“Mr. De Croo wants the customary practices of Belgium respected by guets of Belgium, and he is the first to admit that he drinks on average 8 Belgian beers per day…”

Fascinating, huh. Well, I did a web search trying to find backup from a news source for the story. Found a Nov. 8 report on the BBC website, then I found a June 30 report from Reuters on the Ms-NBC site. The BBC pointed out that it was Speaker Lizin, who canceled the program after the guy repeatedlly refused to shake her hand.

Whew. Question: Do they serve beer at the Belgian embassy in Iran? Hmmm.

Posted on Wednesday, November 9th, 2005
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BeerSmarts, the Game, Throws A Party

If this Thursday evening, Nov. 10, 2006, looks like a blank right now and you like beer, here’s an idea: The Commonwealth Club of San Francisco’s InForum has teamed up with three Bay Area Craft Brewers to host the launch of “BeerSmarts,” a new beer trivia game.

Like its predecessor, “WineSmarts,” the new “BeerSmarts” from SmartsCo can be played at several levels from beginner or Budweiser-drinker to expert snob. Game creators Julie Tucker and Jen Elias will be there and there will be beery prizes, including a homebrew starter kit, for game winners as well as free memberships to ZipCar, the hourly car rental company.

Anyway, the event’s at Varnish Fine Art Gallery, 77 Natoma St. in San Francisco from 6 – 9 p.m.
There will be beer from Drake’s Brewing, San Leandro, CA, 21st Amendment Restaurant, Brewery, Bar , San Francisco and Magnolia Pub & Brewery, San Francisco.
Hors d’oeuvres from Herbs & Spices. Cost: $20 for Commonwealth Club members, $30 for the public. Reservations and info: (415) 597-6705.

Posted on Tuesday, November 8th, 2005
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A Happy Friday At Drake’s Brewing

If you want to drink good beer, there are few places that equal the San Francisco Bay Area. I started out Friday at Drake’s Brewing ( in San Leandro, CA and ended Saturday night at the Toronado Wet Hop Festival in San Francisco More on the Toronado tomorrow.

First, let’s talk about Drake’s: There’s an open house at the brewery every Friday from 4-7 p.m. Buy a glass for $3, then beer’s $1.25 a pint. There are also sausages, hot dogs and other snacks, free. To get check out this link.

I talked to head brewer Rodger Davis and brewer Melissa Myers. Got a chance to taste two amazing beers they plan to release soon in 7 ounce bottles with gold foil tops.

The first is their 2003 Holiday beer, Jolly Roger***, aged in brandy barrels for two years. It’s 11 percent, has a brandy noose and smooth, malty character. Hops are there too, but not so pronounced as they once were.

The second was the 2003 Drake’s Barley Wine***. It’s been aging in brandy barrels since December, 2003. Right now it’s 14.7 percent and fairly breathtaking, aroma more like a Madeira or aged port than a beer. But the taste proves it’s definitely beer. There are hops, notes of brown sugar, maybe raisins and a wallop from the alcohol. This one will be a fine after dinner drink; it’s meant to sip, not guzzle.

Both will be released in December. You’ll be able to find them in good beer stores like Ledger’s Liquors, 1399 University Ave., Berkeley, and the Beverages N’More stores.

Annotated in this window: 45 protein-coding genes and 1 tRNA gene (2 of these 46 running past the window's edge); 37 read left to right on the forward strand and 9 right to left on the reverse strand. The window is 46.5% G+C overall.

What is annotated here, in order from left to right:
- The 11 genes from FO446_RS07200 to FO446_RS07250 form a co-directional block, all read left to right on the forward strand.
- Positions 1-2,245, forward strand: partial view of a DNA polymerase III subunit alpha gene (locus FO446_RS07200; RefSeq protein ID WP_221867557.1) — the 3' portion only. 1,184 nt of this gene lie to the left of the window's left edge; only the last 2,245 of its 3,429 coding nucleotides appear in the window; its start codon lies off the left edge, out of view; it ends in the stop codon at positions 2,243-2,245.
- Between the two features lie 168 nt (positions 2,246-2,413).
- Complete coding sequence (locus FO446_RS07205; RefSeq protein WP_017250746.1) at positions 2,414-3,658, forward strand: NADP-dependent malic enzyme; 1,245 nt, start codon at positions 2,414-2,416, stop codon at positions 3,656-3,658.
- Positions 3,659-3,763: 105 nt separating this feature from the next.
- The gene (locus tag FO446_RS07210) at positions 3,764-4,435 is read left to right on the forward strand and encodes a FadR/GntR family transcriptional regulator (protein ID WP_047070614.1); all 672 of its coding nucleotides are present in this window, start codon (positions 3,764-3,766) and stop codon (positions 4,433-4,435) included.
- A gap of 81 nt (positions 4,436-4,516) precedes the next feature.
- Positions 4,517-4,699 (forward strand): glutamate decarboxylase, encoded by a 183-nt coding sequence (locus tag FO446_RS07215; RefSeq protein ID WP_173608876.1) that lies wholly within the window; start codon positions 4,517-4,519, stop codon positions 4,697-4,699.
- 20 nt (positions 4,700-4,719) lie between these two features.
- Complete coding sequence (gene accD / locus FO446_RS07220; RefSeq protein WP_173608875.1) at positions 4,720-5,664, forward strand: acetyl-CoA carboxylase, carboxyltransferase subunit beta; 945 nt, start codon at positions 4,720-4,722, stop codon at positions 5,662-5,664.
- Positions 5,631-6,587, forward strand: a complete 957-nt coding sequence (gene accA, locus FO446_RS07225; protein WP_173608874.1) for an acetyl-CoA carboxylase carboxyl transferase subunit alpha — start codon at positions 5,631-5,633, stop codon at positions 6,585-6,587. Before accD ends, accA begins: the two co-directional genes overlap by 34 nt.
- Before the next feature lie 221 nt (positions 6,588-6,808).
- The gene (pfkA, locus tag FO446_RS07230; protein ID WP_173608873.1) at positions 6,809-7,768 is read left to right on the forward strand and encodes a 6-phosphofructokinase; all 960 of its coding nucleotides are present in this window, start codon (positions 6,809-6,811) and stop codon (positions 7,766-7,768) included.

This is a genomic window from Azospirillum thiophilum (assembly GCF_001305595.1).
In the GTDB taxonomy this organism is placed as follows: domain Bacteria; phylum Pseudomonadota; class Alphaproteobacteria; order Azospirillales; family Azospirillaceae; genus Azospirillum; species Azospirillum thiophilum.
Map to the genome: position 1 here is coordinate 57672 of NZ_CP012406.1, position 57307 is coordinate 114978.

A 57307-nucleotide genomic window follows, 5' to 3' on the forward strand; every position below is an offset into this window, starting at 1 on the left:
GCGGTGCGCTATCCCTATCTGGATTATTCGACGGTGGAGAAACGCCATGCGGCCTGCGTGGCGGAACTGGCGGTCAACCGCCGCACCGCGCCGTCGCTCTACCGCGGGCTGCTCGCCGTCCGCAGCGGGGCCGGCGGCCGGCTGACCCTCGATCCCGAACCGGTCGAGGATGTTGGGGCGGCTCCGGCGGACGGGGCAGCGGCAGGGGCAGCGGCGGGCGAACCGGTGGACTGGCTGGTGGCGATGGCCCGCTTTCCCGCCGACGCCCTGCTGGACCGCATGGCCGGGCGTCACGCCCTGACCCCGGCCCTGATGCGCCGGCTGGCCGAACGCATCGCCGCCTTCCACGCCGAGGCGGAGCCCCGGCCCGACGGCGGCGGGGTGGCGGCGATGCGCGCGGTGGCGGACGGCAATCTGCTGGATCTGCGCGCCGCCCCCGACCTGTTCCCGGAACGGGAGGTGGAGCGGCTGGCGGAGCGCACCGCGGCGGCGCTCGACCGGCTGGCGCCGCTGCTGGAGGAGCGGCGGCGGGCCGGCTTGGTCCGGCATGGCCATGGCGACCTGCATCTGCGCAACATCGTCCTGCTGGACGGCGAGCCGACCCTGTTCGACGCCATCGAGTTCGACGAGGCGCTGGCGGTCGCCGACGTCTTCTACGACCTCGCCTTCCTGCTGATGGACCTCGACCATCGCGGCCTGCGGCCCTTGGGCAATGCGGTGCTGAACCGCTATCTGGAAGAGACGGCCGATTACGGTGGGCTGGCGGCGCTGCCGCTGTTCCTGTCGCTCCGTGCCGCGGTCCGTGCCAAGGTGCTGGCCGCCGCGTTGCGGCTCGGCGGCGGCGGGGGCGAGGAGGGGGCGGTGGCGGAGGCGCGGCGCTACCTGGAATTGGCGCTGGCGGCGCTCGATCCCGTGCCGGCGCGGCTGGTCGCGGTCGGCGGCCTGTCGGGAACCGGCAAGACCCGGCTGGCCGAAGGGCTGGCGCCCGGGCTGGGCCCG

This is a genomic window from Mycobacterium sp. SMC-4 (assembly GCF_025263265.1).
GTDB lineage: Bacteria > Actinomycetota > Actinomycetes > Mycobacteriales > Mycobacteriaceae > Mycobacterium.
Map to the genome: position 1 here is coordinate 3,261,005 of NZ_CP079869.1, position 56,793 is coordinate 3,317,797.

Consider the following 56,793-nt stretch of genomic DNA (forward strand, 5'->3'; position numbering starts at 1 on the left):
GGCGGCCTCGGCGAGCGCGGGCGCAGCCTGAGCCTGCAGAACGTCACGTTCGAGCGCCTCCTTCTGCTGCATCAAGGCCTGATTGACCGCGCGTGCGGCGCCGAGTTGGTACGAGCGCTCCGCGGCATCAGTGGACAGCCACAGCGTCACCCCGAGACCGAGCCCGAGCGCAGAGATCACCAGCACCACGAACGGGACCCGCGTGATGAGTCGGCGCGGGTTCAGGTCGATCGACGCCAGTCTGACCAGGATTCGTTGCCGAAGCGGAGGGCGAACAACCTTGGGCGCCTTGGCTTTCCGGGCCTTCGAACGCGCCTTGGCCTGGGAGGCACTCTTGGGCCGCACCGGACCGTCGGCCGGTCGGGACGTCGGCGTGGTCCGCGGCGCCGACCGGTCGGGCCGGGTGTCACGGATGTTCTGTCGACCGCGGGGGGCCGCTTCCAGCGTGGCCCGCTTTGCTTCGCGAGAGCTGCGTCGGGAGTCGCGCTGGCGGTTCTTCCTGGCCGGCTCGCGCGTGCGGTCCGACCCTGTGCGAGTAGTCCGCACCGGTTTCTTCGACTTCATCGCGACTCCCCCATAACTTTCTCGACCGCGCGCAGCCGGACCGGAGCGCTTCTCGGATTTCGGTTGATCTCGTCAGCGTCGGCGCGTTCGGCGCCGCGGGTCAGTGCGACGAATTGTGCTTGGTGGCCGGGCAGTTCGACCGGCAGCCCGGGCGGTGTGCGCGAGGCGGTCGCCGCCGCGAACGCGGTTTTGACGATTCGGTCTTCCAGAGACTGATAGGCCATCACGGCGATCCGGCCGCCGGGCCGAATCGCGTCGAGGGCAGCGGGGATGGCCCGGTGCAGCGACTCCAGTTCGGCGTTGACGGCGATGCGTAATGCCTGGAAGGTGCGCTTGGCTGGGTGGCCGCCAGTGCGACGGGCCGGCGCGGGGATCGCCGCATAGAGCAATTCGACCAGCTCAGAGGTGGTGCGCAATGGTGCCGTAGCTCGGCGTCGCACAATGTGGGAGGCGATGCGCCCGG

Rodger and Melissa also have a 2005 Jolly Roger, made using Drake’s founder Roger Lind’s 1990 recipe. There are a few differences. Roger used dry yeast. Rodger uses liquid yeast, the Chico ale version, and Simcoe hops, which produces a piny, pleasant aroma with low bitterness.

Don’t know where to find good beer in the Bay Area, email me at or call 510-915-1180. Ask for our 2005 Retail Beer List.

Posted on Monday, November 7th, 2005
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Belgian Beer Tasting In Oakland

I’ve spent a lot of time over the years,trying to chase down obscure beers from Belgium here in the Bay Area. One of those was Fantome. Another was Achtel, an ale from the sixth Trappist brewery. I actually found Achtel at Ledger’s Liquors, 1399 University Avenue in Berkeley.

I learned about Fantome from a reader who asked where it could be found. I located it after a few calls at the Toronado (547 Haight St.) in San Francisco. Tried it myself and was blown away. Big (8 percent) and spicy with those enticing Belgian toffee notes. Now, there’s a new wrinkle in the Fantome story:

Over the weekend I got an e-mail from Luka’s Taproom & Lounge (2221 Broadway) in Oakland that said this:

“Beginning November 8th, Luka’s Taproom & Lounge is launching a weekly Belgian bottled beer tasting where guests will be able to sample 3 oz. tastes from our bottled beer selection. These offerings include diverse, unusual and rare beers such as Westvleteren 12, Girardin Geuze and
Fantome White Ghost.”

Yes! Proprietor Rick Mitchell, a San Francisco lawyer, who turned a long-closed hofbrau into a splendid bar and restaurant last year, is an admitted Belgian beer fan. In fact, I bought a bottle of Westvleteren from him last summer for a Trappist beer tasting. But Fantome White Ghost? Hmmmm.

Finally, I called Luka’s. The bartender said that White Coast is Fantome’s traditional Saison. I did a web search for Fantome Saison — which is its official name — and discovered it’s the brewery’s regular summer beer. It earns a 91 from Beer Advocate and ***/* from Tim Webb in the new Good Beer Guide to Belgium , 2005 edition.

Tim notes that brewer-founder Danny Prignon is one of the great characters of the Belgiuan new wave. “He’s a most unassuming man, inventive, daring and sometimes chaotic. His products divide beer lovers. His recipes change as often as the weather. These can be excellent, traditional and unsual beers of great character…”

Besides the beer at Luka’s nexst Tuesday night, there’ll be cheeses from The Cheese Works of Alameda and chartucterie, (sausages and similar cold, cooked meats) from Fatted Calf, of San Francisco. Cost is $20 and hours will be 5 p.m. until 8 p.m. For info and reservations call: 510-451-4677. Remember, Luka’s plans to make this a regular late Tuesday occasion, so if you can’t make it next week, try later.

See you there. b.

Also — if you’re really into Belgian beer, follow the link above and buy Tim Webb’s book. It’s the bible of Belgian beer for us English speakers.

Posted on Wednesday, November 2nd, 2005